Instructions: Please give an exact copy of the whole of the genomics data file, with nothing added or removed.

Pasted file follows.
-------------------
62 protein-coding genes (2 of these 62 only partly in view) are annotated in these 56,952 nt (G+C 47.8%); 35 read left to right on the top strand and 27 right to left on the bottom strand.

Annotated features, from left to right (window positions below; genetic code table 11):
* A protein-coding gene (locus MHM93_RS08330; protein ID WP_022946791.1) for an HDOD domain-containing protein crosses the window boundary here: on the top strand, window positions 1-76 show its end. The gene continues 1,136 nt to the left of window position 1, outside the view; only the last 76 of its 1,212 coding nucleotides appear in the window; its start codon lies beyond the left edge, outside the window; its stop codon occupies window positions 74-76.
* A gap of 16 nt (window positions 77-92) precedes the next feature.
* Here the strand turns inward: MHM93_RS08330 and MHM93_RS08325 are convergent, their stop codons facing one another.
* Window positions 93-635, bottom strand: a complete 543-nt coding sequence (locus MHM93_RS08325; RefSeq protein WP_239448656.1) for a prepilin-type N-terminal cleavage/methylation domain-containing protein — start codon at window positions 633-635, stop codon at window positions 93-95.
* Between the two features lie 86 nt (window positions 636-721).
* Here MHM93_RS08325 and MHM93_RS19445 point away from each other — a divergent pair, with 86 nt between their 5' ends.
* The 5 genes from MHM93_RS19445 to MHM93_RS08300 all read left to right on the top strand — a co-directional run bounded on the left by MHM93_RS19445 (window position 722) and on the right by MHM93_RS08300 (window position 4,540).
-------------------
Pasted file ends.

62 protein-coding genes (2 of these 62 only partly in view) are annotated in these 56,952 nt (G+C 47.8%); 35 read left to right on the top strand and 27 right to left on the bottom strand.

Annotated features, from left to right (window positions below; genetic code table 11):
* A protein-coding gene (locus MHM93_RS08330; protein ID WP_022946791.1) for an HDOD domain-containing protein crosses the window boundary here: on the top strand, window positions 1-76 show its end. The gene continues 1,136 nt to the left of window position 1, outside the view; only the last 76 of its 1,212 coding nucleotides appear in the window; its start codon lies beyond the left edge, outside the window; its stop codon occupies window positions 74-76.
* A gap of 16 nt (window positions 77-92) precedes the next feature.
* Here the strand turns inward: MHM93_RS08330 and MHM93_RS08325 are convergent, their stop codons facing one another.
* Window positions 93-635, bottom strand: a complete 543-nt coding sequence (locus MHM93_RS08325; RefSeq protein WP_239448656.1) for a prepilin-type N-terminal cleavage/methylation domain-containing protein — start codon at window positions 633-635, stop codon at window positions 93-95.
* Between the two features lie 86 nt (window positions 636-721).
* Here MHM93_RS08325 and MHM93_RS19445 point away from each other — a divergent pair, with 86 nt between their 5' ends.
* The 5 genes from MHM93_RS19445 to MHM93_RS08300 all read left to right on the top strand — a co-directional run bounded on the left by MHM93_RS19445 (window position 722) and on the right by MHM93_RS08300 (window position 4,540).